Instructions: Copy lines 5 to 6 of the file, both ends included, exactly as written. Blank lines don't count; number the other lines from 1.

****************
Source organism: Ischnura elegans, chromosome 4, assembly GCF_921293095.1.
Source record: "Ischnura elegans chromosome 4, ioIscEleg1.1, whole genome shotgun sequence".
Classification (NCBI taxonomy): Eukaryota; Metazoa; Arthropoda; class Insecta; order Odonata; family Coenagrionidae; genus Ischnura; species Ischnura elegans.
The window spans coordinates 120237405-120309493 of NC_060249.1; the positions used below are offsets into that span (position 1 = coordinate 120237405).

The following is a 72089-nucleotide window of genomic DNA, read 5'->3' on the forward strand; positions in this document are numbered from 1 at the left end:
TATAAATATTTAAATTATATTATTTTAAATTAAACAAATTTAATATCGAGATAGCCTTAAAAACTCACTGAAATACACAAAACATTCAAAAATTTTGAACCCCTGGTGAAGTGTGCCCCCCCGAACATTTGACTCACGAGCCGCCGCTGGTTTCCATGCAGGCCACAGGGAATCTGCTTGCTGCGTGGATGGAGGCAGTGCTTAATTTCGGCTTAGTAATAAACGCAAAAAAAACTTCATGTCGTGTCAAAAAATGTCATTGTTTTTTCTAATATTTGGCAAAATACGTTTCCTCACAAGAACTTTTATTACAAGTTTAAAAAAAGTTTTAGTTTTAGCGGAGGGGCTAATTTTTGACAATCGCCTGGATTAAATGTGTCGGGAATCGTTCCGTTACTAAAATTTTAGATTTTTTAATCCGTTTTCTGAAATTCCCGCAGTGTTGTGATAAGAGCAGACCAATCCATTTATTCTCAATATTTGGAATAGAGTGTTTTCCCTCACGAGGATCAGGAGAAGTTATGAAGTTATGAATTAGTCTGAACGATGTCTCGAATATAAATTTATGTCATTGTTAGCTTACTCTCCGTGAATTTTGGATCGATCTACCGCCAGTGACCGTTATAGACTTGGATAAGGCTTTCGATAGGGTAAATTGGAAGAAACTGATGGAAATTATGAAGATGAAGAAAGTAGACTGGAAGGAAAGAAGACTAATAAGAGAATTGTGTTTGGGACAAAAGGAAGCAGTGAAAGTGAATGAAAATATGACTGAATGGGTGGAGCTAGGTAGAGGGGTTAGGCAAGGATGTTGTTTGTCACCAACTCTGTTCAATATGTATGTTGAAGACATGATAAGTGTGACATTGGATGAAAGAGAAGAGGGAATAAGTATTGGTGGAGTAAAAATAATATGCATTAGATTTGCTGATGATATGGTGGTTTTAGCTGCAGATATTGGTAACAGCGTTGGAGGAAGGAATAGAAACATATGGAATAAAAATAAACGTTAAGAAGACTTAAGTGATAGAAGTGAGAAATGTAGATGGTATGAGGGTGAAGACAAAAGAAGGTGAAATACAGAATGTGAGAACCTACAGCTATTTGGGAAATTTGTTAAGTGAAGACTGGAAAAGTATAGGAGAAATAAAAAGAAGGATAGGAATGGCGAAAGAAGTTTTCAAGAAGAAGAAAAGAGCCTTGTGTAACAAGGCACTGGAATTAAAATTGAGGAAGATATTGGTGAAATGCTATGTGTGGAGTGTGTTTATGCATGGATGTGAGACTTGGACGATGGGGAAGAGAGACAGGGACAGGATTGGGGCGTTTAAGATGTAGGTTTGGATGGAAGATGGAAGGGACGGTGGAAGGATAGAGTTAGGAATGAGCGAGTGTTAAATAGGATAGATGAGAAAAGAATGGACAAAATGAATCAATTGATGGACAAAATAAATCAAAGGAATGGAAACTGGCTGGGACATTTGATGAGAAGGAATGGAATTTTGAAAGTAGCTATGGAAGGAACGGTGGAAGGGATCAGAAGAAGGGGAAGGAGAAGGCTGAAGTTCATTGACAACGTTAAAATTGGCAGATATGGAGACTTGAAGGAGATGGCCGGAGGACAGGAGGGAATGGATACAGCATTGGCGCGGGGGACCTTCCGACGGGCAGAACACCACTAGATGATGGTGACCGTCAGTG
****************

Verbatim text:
The following is a 72089-nucleotide window of genomic DNA, read 5'->3' on the forward strand; positions in this document are numbered from 1 at the left end:
TATAAATATTTAAATTATATTATTTTAAATTAAACAAATTTAATATCGAGATAGCCTTAAAAACTCACTGAAATACACAAAACATTCAAAAATTTTGAACCCCTGGTGAAGTGTGCCCCCCCGAACATTTGACTCACGAGCCGCCGCTGGTTTCCATGCAGGCCACAGGGAATCTGCTTGCTGCGTGGATGGAGGCAGTGCTTAATTTCGGCTTAGTAATAAACGCAAAAAAAACTTCATGTCGTGTCAAAAAATGTCATTGTTTTTTCTAATATTTGGCAAAATACGTTTCCTCACAAGAACTTTTATTACAAGTTTAAAAAAAGTTTTAGTTTTAGCGGAGGGGCTAATTTTTGACAATCGCCTGGATTAAATGTGTCGGGAATCGTTCCGTTACTAAAATTTTAGATTTTTTAATCCGTTTTCTGAAATTCCCGCAGTGTTGTGATAAGAGCAGACCAATCCATTTATTCTCAATATTTGGAATAGAGTGTTTTCCCTCACGAGGATCAGGAGAAGTTATGAAGTTATGAATTAGTCTGAACGATGTCTCGAATATAAATTTATGTCATTGTTAGCTTACTCTCCGTGAATTTTGGATCGATCTACCGCCAGTGACCGTTATAGACTTGGATAAGGCTTTCGATAGGGTAAATTGGAAGAAACTGATGGAAATTATGAAGATGAAGAAAGTAGACTGGAAGGAAAGAAGACTAATAAGAGAATTGTGTTTGGGACAAAAGGAAGCAGTGAAAGTGAATGAAAATATGACTGAATGGGTGGAGCTAGGTAGAGGGGTTAGGCAAGGATGTTGTTTGTCACCAACTCTGTTCAATATGTATGTTGAAGACATGATAAGTGTGACATTGGATGAAAGAGAAGAGGGAATAAGTATTGGTGGAGTAAAAATAATATGCATTAGATTTGCTGATGATATGGTGGTTTTAGCTGCAGATATTGGTAACAGCGTTGGAGGAAGGAATAGAAACATATGGAATAAAAATAAACGTTAAGAAGACTTAAGTGATAGAAGTGAGAAATGTAGATGGTATGAGGGTGAAGACAAAAGAAGGTGAAATACAGAATGTGAGAACCTACAGCTATTTGGGAAATTTGTTAAGTGAAGACTGGAAAAGTATAGGAGAAATAAAAAGAAGGATAGGAATGGCGAAAGAAGTTTTCAAGAAGAAGAAAAGAGCCTTGTGTAACAAGGCACTGGAATTAAAATTGAGGAAGATATTGGTGAAATGCTATGTGTGGAGTGTGTTTATGCATGGATGTGAGACTTGGACGATGGGGAAGAGAGACAGGGACAGGATTGGGGCGTTTAAGATGTAGGTTTGGATGGAAGATGGAAGGGACGGTGGAAGGATAGAGTTAGGAATGAGCGAGTGTTAAATAGGATAGATGAGAAAAGAATGGACAAAATGAATCAATTGATGGACAAAATAAATCAAAGGAATGGAAACTGGCTGGGACATTTGATGAGAAGGAATGGAATTTTGAAAGTAGCTATGGAAGGAACGGTGGAAGGGATCAGAAGAAGGGGAAGGAGAAGGCTGAAGTTCATTGACAACGTTAAAATTGGCAGATATGGAGACTTGAAGGAGATGGCCGGAGGACAGGAGGGAATGGATACAGCATTGGCGCGGGGGACCTTCCGACGGGCAGAACACCACTAGATGATGGTGACCGTCAGTG